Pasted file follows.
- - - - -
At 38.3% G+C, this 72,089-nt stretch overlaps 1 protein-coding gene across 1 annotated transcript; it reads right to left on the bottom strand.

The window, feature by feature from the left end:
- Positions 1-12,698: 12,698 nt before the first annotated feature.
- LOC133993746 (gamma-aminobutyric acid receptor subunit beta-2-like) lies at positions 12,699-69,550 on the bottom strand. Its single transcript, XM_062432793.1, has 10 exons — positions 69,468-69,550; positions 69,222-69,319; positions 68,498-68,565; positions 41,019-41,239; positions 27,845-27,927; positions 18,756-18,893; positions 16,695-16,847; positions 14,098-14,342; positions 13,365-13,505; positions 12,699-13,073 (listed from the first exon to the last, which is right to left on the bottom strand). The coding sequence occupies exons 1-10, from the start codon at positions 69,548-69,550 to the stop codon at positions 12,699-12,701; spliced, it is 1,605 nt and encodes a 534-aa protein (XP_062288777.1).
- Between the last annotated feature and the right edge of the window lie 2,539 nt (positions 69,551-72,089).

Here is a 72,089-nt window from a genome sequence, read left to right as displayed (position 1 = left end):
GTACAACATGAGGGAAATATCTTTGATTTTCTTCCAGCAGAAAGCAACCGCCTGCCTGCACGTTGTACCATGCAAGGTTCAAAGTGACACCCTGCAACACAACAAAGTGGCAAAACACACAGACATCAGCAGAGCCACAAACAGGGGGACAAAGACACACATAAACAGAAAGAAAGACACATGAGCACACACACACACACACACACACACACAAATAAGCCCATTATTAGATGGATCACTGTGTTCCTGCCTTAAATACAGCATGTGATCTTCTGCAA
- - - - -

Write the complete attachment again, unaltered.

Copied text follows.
At 38.3% G+C, this 72,089-nt stretch overlaps 1 protein-coding gene across 1 annotated transcript; it reads right to left on the bottom strand.

The window, feature by feature from the left end:
- Positions 1-12,698: 12,698 nt before the first annotated feature.
- LOC133993746 (gamma-aminobutyric acid receptor subunit beta-2-like) lies at positions 12,699-69,550 on the bottom strand. Its single transcript, XM_062432793.1, has 10 exons — positions 69,468-69,550; positions 69,222-69,319; positions 68,498-68,565; positions 41,019-41,239; positions 27,845-27,927; positions 18,756-18,893; positions 16,695-16,847; positions 14,098-14,342; positions 13,365-13,505; positions 12,699-13,073 (listed from the first exon to the last, which is right to left on the bottom strand). The coding sequence occupies exons 1-10, from the start codon at positions 69,548-69,550 to the stop codon at positions 12,699-12,701; spliced, it is 1,605 nt and encodes a 534-aa protein (XP_062288777.1).
- Between the last annotated feature and the right edge of the window lie 2,539 nt (positions 69,551-72,089).

Here is a 72,089-nt window from a genome sequence, read left to right as displayed (position 1 = left end):
GTACAACATGAGGGAAATATCTTTGATTTTCTTCCAGCAGAAAGCAACCGCCTGCCTGCACGTTGTACCATGCAAGGTTCAAAGTGACACCCTGCAACACAACAAAGTGGCAAAACACACAGACATCAGCAGAGCCACAAACAGGGGGACAAAGACACACATAAACAGAAAGAAAGACACATGAGCACACACACACACACACACACACACACAAATAAGCCCATTATTAGATGGATCACTGTGTTCCTGCCTTAAATACAGCATGTGATCTTCTGCAA